I love all these cacti ~ one of the first things I bought for my house was a huge cactus plant, from Walmart. It was 3-foot tall and $10, figured I wouldn’t be out much if it croaked. From 1985-2012, not only did it survive but it produced many, many off-spring which I sold at garage sales. When I had to leave my home, it was the only plant I couldn’t find a home for. Who knows, maybe it’s still thriving in the dump.

    1. CountryThreads Post author

      Ann – cactus are very resilient – too bad you couldn’t find it a new home but when they get sooooo big they are hard to move.

  14. Bonnie Specchio

    Mary I enjoyed the plant pics! I’m a gardener and love digging in the dirt. I have an app on my phone called “Picture This” and you just take a photo of the plant and it gives you the name in seconds – it is so handy! There is also one called Plant Snap, but I think you have pay for that one. Good luck with your new plant babies!

  15. Diana

    The squirrels are at it in my back yard, also. My son will be getting married out there on Sept 15, and I told my hubby he may not have to mow, but will have to pick up the leaves from the pin oak!

  16. Felicia Hamlin

    Wow, Mary! I would love to go to that place, botanical gardens are magic places to me. I have been to the one in Milwakee that somebody mentioned. Enjoyed all the new collection of succulents, mine are still alive, but a squirrel stole one and I couldn’t find it. I think it was the smal leaved donkey’s tail.

  17. Sherry Whalen

    Hi Mary! I was cleaning up plants – repotting, dividing, hosing them off and spraying for bugs and while I was cleaning up my philodendron vine, I remembered this post and that I was going to see if the unmarked plant you have Is this one – . I had read that post on the run and was planning on taking a pic of mine to see if you thought it was the same. The link is even better lol. While I was working on this, Tom – our youngest son and his 4 year old walked over to our house. Tom asked about the Jade plant we had started when he was younger. While we were talking about it grandson Joey came walking up with a Jade leaf that I had knocked off while washing it. So Tom and I asked him if he would like to plant it to grow a new plant. Joey was so excited. We ended up planting 4 leaves, hopefully at least one of them will ‘take’. I am sure he is at their house now – looking at it and asking when it will be a plant lol. Hopefully I will finish up bringing the houseplants in. I potted up a bunch of pothos – devil’s ivy that I had rooted, for some reason I just can’t toss those trimmings. I also repotted my african violets and potted up the broken leaf cuttings. Last spring I chopped up a dieffenbachia stem into about 15 pieces and it yielded about 12 new plants, so I potted them up as well. I think I have a problem…..

    1. CountryThreads Post author

      Sherry – my plants are pothos but the plant I have that is unmarked is a succulent with a caudex.
      I have the same problem as you – I can grow all those leaves and clippings and honestly these plants become a part time JOB! Do I really want to work this hard on house plants?

      1. Sherry Whalen

        Whoa – I missed the caudex! Okay, does it have an ‘interesting caudex – hexagon like? (Yikes, llooonngg web address….thank goodness for copy and paste lol) Or, I googled dioscorea and it brought up a bunch of photos – related to wild yam. the elephantipe must be the hexagonish caudex. With over 600 dioscorea, I imagine there are smooth caudexes? or is it caudexi? lol, as well. Anyway, many of them seem to have heart shaped leaves. Curious, are the leaves thicker?;_ylt=AwrEwVqy96Zb4AsAXrs2nIlQ;_ylu=X3oDMTI0bG83b2ptBHNlYwNzcgRzbGsDaW1nBG9pZAM5ZjYzYTYxOTJmOTU4MTE4ZDNjYzdhODNiZjdjMzA0MwRncG9zAzI2NARpdANiaW5n?.origin=&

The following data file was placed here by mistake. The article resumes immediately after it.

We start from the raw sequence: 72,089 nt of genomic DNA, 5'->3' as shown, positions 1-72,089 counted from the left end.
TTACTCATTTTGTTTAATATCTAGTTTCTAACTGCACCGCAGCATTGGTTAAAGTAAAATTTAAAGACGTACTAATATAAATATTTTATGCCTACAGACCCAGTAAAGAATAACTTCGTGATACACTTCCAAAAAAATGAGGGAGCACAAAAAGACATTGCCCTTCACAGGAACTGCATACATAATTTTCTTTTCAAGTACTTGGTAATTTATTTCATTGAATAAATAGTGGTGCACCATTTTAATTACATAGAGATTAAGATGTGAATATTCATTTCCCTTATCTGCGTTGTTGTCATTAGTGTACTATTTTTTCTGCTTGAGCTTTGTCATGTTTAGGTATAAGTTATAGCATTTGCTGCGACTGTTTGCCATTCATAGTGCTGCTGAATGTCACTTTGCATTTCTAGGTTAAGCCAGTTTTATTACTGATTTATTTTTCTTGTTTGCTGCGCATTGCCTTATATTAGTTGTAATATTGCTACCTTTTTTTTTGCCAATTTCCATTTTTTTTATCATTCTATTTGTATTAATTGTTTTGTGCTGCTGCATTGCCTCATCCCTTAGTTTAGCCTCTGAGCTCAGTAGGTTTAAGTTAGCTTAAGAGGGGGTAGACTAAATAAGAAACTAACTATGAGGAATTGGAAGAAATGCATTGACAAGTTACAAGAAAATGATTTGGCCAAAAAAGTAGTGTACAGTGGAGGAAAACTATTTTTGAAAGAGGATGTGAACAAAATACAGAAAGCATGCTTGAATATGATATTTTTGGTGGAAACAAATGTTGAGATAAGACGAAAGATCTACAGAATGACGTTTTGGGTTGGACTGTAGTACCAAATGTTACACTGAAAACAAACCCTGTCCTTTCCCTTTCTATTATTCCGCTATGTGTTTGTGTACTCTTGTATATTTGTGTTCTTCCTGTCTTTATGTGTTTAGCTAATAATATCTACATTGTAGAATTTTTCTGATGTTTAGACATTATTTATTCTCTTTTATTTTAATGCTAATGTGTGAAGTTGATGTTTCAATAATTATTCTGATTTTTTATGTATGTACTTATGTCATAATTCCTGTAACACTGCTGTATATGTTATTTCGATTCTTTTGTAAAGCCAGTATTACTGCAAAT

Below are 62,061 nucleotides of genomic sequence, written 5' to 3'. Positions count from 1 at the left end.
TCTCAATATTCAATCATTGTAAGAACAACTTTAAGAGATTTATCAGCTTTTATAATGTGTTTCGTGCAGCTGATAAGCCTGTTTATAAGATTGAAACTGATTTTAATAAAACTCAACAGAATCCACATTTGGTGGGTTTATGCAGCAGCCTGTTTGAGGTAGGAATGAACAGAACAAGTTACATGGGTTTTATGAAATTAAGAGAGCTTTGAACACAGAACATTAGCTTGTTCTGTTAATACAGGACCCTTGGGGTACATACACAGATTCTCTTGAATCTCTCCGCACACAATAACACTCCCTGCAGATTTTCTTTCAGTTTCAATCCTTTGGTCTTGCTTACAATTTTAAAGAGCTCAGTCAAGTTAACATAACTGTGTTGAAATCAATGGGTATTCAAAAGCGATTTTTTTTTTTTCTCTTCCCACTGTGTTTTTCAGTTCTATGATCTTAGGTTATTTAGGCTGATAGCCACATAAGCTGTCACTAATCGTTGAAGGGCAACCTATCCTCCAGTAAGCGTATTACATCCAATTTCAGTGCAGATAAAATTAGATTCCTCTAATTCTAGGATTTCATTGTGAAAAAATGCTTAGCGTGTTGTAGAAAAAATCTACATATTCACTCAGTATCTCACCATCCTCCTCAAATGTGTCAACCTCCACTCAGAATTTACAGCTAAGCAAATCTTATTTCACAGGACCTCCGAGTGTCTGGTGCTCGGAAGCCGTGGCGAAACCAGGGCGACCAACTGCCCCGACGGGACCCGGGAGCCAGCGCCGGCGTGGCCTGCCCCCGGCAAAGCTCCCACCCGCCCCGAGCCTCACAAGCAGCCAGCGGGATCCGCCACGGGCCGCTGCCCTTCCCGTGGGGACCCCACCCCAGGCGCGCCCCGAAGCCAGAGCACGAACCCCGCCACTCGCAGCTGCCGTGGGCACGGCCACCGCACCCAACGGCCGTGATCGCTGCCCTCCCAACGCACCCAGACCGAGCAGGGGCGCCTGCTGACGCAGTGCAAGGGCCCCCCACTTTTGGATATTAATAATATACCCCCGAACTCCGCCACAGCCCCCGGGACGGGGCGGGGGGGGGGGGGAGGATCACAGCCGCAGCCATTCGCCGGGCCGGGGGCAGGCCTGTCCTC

1. CountryThreads Post author

          Sherry – the leaves are very fine – almost tender, very thin and so is the vine. The caudex is bumpy but I can’t say it’s hexagons – this is a small new start however so I’ll keep looking. I think I’ve come close

        2. CountryThreads Post author

          Sherry – another question. – do you have all your plants labeled with proper names, etc? I am not very interested in anything but common names however I know that some plant enthusiasts insist on everything being labeled. My unknown start had a broken marker.

          1. Sherry Whalen

            Mary – Think about sweet potato vines – those leaves aren’t thick and yam leaves are similar – the yam could be considered a caudex.

            I don’t have them labeled, however I do know their names or if I don’t I know the process of finding the name. You see – 45 years ago when I was a senior in high school I took 2 semesters of horticulture classes, and I fell in love with it all, the new life, the smell, the beauty. I still have some of the plants I started in those classes! Jade is a child of my original, Al overwatered and killed my original lol. I was planning to go to college for physical therapy at Luther or U of I – and I changed everything and decided to go to ISU for horticulture. I liked the classes…and I liked partying. And during that summer I had met my future husband and left him at home in Cresco, a 3.5 hour drive at that time, so I spent a lot of time on the road. And while I liked the classes, the plants, the school, during that year I decided I really liked horticulture for a hobby NOT a profession. One of the classes was botanical classification, with lots of research and memorization. (I can’t remember what I walked into a room for but I can still remember some of those names! And now google makes it easier). So at the end of that year I came home and got married lol, went to work in a jewelry store, then a creamery lab, stay at home momma, did daycare, a group home, IBM. And I have never worked in a greenhouse or nursery!

            This is a fun conversation! So good to chat with you!!

          2. CountryThreads Post author

            Sherry – wow! Love your story. I was at ISU 1966-69 but did not get my degree. I’d love to meet your plants sometime – can’t believe you’ve never had a job in your first love of horticulture. Maybe I could bring you some plants?